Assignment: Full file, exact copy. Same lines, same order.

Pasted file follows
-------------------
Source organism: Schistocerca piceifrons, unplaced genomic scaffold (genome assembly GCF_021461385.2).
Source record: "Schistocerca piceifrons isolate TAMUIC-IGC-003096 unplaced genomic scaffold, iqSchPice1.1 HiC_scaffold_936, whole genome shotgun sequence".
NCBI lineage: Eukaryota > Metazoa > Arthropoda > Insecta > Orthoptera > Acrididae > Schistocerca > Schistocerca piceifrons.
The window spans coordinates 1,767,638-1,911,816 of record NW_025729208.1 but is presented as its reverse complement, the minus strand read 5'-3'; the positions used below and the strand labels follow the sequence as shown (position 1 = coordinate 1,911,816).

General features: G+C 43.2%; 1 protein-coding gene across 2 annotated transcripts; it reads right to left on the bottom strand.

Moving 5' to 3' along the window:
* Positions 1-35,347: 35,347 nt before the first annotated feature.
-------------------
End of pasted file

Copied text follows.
Source organism: Schistocerca piceifrons, unplaced genomic scaffold (genome assembly GCF_021461385.2).
Source record: "Schistocerca piceifrons isolate TAMUIC-IGC-003096 unplaced genomic scaffold, iqSchPice1.1 HiC_scaffold_936, whole genome shotgun sequence".
NCBI lineage: Eukaryota > Metazoa > Arthropoda > Insecta > Orthoptera > Acrididae > Schistocerca > Schistocerca piceifrons.
The window spans coordinates 1,767,638-1,911,816 of record NW_025729208.1 but is presented as its reverse complement, the minus strand read 5'-3'; the positions used below and the strand labels follow the sequence as shown (position 1 = coordinate 1,911,816).

General features: G+C 43.2%; 1 protein-coding gene across 2 annotated transcripts; it reads right to left on the bottom strand.

Moving 5' to 3' along the window:
* Positions 1-35,347: 35,347 nt before the first annotated feature.